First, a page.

In the June 2002 issue of Boiler Systems Engineering, we wrote an article titled “Boiler Turndown.” Contrary to conventional wisdom, the article stated that high turndown ratios are not always good — higher is not necessarily better in every case. Several boiler manufacturers incorporated the article into their training programs, and at least one major boiler manufacturer still uses it as a technical reference. There was, however, one significant point of post-publication controversy: We wrote that, in most cases, there was no significant efficiency advantage to operating a test boiler at a high (10-1) turndown ratio vs. a low (4-1) turndown ratio. We still believe that to be the case, but we recognize that the total energy capacity of a boiler — whether achieved by increased steam/water storage or a wider range of allowable operating pressures — has to be sufficient to allow the shorter cycle time associated with a lower turndown ratio. This can result in a larger boiler/footprint and, therefore, higher first cost. This obviously runs contrary to manufacturers' goals to build smaller and less costly boilers.
It also should be noted that, in our original article, we ignored so-called “shell losses” because we were considering one boiler with differing burner turndowns. If a larger boiler is chosen to provide more energy storage, convection and radiation losses — which are directly proportional to the effective surface area of the boiler shell — must be considered. These losses will, of course, adversely impact the boiler's overall efficiency, but can be addressed with insulation and surface-area design.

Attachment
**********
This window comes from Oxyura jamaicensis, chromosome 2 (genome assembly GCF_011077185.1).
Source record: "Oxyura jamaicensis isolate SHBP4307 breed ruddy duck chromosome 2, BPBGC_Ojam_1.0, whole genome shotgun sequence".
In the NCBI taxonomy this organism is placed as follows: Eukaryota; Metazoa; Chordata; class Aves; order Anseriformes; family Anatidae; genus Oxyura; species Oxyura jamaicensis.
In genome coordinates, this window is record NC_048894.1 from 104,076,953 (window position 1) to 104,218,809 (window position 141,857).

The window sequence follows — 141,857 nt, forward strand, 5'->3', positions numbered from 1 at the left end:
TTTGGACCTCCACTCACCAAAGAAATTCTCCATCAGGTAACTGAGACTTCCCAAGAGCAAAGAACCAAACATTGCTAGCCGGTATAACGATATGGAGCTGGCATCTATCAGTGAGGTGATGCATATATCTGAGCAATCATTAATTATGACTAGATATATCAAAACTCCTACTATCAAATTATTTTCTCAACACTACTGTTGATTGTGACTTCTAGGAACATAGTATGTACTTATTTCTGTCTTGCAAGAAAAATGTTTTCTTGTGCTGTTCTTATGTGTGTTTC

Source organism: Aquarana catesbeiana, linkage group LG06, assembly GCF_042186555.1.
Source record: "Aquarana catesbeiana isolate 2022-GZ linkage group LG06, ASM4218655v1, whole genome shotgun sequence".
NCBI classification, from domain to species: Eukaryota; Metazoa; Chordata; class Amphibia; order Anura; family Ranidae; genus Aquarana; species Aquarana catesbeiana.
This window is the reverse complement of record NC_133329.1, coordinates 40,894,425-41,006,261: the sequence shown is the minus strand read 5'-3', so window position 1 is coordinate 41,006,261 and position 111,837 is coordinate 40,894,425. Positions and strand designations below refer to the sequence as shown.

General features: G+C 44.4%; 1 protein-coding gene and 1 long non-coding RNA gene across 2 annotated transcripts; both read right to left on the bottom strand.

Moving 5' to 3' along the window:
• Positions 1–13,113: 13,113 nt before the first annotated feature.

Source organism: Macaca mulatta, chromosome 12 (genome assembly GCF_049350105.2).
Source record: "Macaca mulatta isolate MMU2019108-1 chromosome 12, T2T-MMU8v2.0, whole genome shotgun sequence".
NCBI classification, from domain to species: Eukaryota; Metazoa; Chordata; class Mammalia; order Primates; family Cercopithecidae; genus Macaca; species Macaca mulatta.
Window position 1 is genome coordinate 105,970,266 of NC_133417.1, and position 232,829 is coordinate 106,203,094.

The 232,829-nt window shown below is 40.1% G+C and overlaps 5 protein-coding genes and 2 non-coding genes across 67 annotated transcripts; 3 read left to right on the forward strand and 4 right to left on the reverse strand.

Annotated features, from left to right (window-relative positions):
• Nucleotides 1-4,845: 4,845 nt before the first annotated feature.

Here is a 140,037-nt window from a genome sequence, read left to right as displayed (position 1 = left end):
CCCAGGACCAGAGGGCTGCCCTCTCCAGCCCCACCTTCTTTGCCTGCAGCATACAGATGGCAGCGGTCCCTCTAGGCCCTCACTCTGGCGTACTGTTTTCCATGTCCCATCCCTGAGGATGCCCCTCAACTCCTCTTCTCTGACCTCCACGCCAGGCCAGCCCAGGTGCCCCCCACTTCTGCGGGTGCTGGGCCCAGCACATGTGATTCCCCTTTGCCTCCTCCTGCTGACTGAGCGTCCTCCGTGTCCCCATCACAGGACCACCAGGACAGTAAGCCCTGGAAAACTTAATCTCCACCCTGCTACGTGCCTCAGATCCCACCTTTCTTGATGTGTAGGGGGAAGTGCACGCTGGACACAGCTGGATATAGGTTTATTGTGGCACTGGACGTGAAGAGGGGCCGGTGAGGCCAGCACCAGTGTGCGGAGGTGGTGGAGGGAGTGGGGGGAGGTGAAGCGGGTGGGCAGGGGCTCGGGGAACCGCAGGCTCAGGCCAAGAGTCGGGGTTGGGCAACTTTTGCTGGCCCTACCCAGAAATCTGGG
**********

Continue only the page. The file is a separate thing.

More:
An alternative to a larger boiler is a shorter cycle time, which incurs an efficiency penalty because of the safety and code requirements needed for a burner purge cycle. A purge cycle must be initiated as part of each ignition sequence; because the burner is being purged with relatively cold inlet air to remove combustible-gas accumulation, heat is removed from the boiler. This reduces radiation heat-transfer efficiency and initial flame temperature. The lower flame temperature results in a decrease in flame stability. In our original article, we took into account the efficiency loss that occurs when a boiler is purged before startup.
Although efficiency and emissions were important when the original article was written, they did not have the overarching significance they do now. With the passage of the Energy Policy Act of 2005 and the increased boiler-efficiency requirements of such standards as ANSI/ASHRAE/IESNA Standard 90.1-2007, Energy Standard for Buildings Except Low-Rise Residential Buildings, energy efficiency has become a critical consideration in HVAC-equipment selection. Even more-stringent nitrogen-oxide- (NOx-) emissions standards continue to affect burner design, particularly for boilers in states such as California.